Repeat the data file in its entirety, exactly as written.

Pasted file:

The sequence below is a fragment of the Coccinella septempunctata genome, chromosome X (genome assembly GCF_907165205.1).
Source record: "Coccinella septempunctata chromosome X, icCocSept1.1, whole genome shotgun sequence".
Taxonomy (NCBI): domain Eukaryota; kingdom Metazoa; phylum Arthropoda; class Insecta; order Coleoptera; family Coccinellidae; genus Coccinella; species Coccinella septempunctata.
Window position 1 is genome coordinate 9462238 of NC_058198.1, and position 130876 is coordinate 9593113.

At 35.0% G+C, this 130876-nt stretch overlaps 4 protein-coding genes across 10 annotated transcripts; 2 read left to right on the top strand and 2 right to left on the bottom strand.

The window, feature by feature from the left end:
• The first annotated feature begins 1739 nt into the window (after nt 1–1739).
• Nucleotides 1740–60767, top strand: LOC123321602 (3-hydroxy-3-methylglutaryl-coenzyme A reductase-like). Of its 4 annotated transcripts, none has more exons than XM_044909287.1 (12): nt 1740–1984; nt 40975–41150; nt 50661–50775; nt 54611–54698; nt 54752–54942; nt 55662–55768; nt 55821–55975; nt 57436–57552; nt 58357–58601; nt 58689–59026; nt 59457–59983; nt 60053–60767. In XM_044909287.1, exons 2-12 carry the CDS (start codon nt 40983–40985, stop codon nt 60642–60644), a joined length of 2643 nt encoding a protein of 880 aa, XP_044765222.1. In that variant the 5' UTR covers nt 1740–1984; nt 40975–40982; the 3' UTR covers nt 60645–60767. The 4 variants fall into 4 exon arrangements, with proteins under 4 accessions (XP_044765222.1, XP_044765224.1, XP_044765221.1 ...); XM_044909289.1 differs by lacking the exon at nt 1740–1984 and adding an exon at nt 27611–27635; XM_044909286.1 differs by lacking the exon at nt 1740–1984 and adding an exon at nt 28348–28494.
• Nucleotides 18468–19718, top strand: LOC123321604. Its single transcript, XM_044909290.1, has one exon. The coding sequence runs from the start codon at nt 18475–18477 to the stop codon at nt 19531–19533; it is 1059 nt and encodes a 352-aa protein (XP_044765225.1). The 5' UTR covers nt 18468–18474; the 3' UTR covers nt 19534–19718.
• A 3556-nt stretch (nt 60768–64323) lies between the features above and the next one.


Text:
The sequence below is a fragment of the Coccinella septempunctata genome, chromosome X (genome assembly GCF_907165205.1).
Source record: "Coccinella septempunctata chromosome X, icCocSept1.1, whole genome shotgun sequence".
Taxonomy (NCBI): domain Eukaryota; kingdom Metazoa; phylum Arthropoda; class Insecta; order Coleoptera; family Coccinellidae; genus Coccinella; species Coccinella septempunctata.
Window position 1 is genome coordinate 9462238 of NC_058198.1, and position 130876 is coordinate 9593113.

At 35.0% G+C, this 130876-nt stretch overlaps 4 protein-coding genes across 10 annotated transcripts; 2 read left to right on the top strand and 2 right to left on the bottom strand.

The window, feature by feature from the left end:
• The first annotated feature begins 1739 nt into the window (after nt 1–1739).
• Nucleotides 1740–60767, top strand: LOC123321602 (3-hydroxy-3-methylglutaryl-coenzyme A reductase-like). Of its 4 annotated transcripts, none has more exons than XM_044909287.1 (12): nt 1740–1984; nt 40975–41150; nt 50661–50775; nt 54611–54698; nt 54752–54942; nt 55662–55768; nt 55821–55975; nt 57436–57552; nt 58357–58601; nt 58689–59026; nt 59457–59983; nt 60053–60767. In XM_044909287.1, exons 2-12 carry the CDS (start codon nt 40983–40985, stop codon nt 60642–60644), a joined length of 2643 nt encoding a protein of 880 aa, XP_044765222.1. In that variant the 5' UTR covers nt 1740–1984; nt 40975–40982; the 3' UTR covers nt 60645–60767. The 4 variants fall into 4 exon arrangements, with proteins under 4 accessions (XP_044765222.1, XP_044765224.1, XP_044765221.1 ...); XM_044909289.1 differs by lacking the exon at nt 1740–1984 and adding an exon at nt 27611–27635; XM_044909286.1 differs by lacking the exon at nt 1740–1984 and adding an exon at nt 28348–28494.
• Nucleotides 18468–19718, top strand: LOC123321604. Its single transcript, XM_044909290.1, has one exon. The coding sequence runs from the start codon at nt 18475–18477 to the stop codon at nt 19531–19533; it is 1059 nt and encodes a 352-aa protein (XP_044765225.1). The 5' UTR covers nt 18468–18474; the 3' UTR covers nt 19534–19718.
• A 3556-nt stretch (nt 60768–64323) lies between the features above and the next one.